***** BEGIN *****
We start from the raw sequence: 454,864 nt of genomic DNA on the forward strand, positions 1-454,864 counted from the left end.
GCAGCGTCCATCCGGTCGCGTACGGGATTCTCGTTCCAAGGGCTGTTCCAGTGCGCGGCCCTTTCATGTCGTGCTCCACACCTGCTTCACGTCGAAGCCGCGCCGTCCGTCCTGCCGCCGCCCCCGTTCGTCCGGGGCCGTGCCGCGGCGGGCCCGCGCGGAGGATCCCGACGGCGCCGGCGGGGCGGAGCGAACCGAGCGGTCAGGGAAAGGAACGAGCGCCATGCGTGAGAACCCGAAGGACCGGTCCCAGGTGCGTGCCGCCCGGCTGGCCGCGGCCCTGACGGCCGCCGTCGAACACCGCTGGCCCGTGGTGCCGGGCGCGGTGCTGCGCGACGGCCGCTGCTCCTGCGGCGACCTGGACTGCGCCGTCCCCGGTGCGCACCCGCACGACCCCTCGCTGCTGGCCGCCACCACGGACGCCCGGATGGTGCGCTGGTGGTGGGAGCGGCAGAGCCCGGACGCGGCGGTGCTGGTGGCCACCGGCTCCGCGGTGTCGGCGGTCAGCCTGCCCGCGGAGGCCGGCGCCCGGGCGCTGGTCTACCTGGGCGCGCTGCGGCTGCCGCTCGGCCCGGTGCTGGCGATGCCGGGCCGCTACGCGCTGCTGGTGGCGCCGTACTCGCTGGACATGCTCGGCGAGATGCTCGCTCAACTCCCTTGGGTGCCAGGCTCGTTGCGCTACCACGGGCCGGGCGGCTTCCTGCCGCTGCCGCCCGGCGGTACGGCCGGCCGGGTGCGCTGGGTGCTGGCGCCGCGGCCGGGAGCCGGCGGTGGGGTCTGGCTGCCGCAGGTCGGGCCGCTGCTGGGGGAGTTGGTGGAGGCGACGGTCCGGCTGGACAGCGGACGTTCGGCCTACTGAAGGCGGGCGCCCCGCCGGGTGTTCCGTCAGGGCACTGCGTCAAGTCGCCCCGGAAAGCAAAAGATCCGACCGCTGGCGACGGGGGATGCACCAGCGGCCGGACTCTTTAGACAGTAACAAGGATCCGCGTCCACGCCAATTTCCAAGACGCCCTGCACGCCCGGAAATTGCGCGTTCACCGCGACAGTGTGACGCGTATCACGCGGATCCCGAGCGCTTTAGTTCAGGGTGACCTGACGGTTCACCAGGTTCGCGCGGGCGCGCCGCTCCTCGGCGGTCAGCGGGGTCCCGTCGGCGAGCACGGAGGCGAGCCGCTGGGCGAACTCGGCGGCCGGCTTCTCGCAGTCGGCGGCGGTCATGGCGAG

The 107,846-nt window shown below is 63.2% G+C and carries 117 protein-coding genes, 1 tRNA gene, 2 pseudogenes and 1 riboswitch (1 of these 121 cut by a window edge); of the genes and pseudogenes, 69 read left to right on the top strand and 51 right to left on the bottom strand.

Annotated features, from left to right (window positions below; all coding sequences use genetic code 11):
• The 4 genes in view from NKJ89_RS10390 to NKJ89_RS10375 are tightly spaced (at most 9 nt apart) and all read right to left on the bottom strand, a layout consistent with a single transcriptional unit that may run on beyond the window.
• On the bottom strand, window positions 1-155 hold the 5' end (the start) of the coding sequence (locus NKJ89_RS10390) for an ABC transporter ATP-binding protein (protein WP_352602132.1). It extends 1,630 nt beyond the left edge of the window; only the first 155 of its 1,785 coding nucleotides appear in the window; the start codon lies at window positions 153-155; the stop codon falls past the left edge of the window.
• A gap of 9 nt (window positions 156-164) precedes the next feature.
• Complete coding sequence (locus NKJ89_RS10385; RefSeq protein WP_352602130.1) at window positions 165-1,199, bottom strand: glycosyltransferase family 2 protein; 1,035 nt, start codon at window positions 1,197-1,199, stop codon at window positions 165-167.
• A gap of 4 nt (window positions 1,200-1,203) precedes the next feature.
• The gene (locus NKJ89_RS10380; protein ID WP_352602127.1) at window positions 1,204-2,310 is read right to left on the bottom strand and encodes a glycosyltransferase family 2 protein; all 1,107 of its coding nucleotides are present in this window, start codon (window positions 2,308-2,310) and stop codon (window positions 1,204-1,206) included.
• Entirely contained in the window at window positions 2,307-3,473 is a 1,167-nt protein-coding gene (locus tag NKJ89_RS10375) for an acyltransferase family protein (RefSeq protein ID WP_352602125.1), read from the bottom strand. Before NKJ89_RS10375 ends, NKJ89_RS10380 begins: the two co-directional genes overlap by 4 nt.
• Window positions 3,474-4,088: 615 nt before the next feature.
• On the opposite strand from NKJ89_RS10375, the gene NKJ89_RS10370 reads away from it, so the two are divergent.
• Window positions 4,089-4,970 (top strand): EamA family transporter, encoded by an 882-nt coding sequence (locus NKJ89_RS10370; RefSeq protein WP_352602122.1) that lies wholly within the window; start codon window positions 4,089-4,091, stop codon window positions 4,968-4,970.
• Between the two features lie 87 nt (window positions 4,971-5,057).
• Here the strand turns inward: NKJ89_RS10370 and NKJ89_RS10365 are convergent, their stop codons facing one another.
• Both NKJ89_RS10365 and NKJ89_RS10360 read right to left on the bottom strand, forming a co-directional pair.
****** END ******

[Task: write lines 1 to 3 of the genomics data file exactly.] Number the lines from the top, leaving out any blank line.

We start from the raw sequence: 454,864 nt of genomic DNA on the forward strand, positions 1-454,864 counted from the left end.
GCAGCGTCCATCCGGTCGCGTACGGGATTCTCGTTCCAAGGGCTGTTCCAGTGCGCGGCCCTTTCATGTCGTGCTCCACACCTGCTTCACGTCGAAGCCGCGCCGTCCGTCCTGCCGCCGCCCCCGTTCGTCCGGGGCCGTGCCGCGGCGGGCCCGCGCGGAGGATCCCGACGGCGCCGGCGGGGCGGAGCGAACCGAGCGGTCAGGGAAAGGAACGAGCGCCATGCGTGAGAACCCGAAGGACCGGTCCCAGGTGCGTGCCGCCCGGCTGGCCGCGGCCCTGACGGCCGCCGTCGAACACCGCTGGCCCGTGGTGCCGGGCGCGGTGCTGCGCGACGGCCGCTGCTCCTGCGGCGACCTGGACTGCGCCGTCCCCGGTGCGCACCCGCACGACCCCTCGCTGCTGGCCGCCACCACGGACGCCCGGATGGTGCGCTGGTGGTGGGAGCGGCAGAGCCCGGACGCGGCGGTGCTGGTGGCCACCGGCTCCGCGGTGTCGGCGGTCAGCCTGCCCGCGGAGGCCGGCGCCCGGGCGCTGGTCTACCTGGGCGCGCTGCGGCTGCCGCTCGGCCCGGTGCTGGCGATGCCGGGCCGCTACGCGCTGCTGGTGGCGCCGTACTCGCTGGACATGCTCGGCGAGATGCTCGCTCAACTCCCTTGGGTGCCAGGCTCGTTGCGCTACCACGGGCCGGGCGGCTTCCTGCCGCTGCCGCCCGGCGGTACGGCCGGCCGGGTGCGCTGGGTGCTGGCGCCGCGGCCGGGAGCCGGCGGTGGGGTCTGGCTGCCGCAGGTCGGGCCGCTGCTGGGGGAGTTGGTGGAGGCGACGGTCCGGCTGGACAGCGGACGTTCGGCCTACTGAAGGCGGGCGCCCCGCCGGGTGTTCCGTCAGGGCACTGCGTCAAGTCGCCCCGGAAAGCAAAAGATCCGACCGCTGGCGACGGGGGATGCACCAGCGGCCGGACTCTTTAGACAGTAACAAGGATCCGCGTCCACGCCAATTTCCAAGACGCCCTGCACGCCCGGAAATTGCGCGTTCACCGCGACAGTGTGACGCGTATCACGCGGATCCCGAGCGCTTTAGTTCAGGGTGACCTGACGGTTCACCAGGTTCGCGCGGGCGCGCCGCTCCTCGGCGGTCAGCGGGGTCCCGTCGGCGAGCACGGAGGCGAGCCGCTGGGCGAACTCGGCGGCCGGCTTCTCGCAGTCGGCGGCGGTCATGGCGAG

The 107,846-nt window shown below is 63.2% G+C and carries 117 protein-coding genes, 1 tRNA gene, 2 pseudogenes and 1 riboswitch (1 of these 121 cut by a window edge); of the genes and pseudogenes, 69 read left to right on the top strand and 51 right to left on the bottom strand.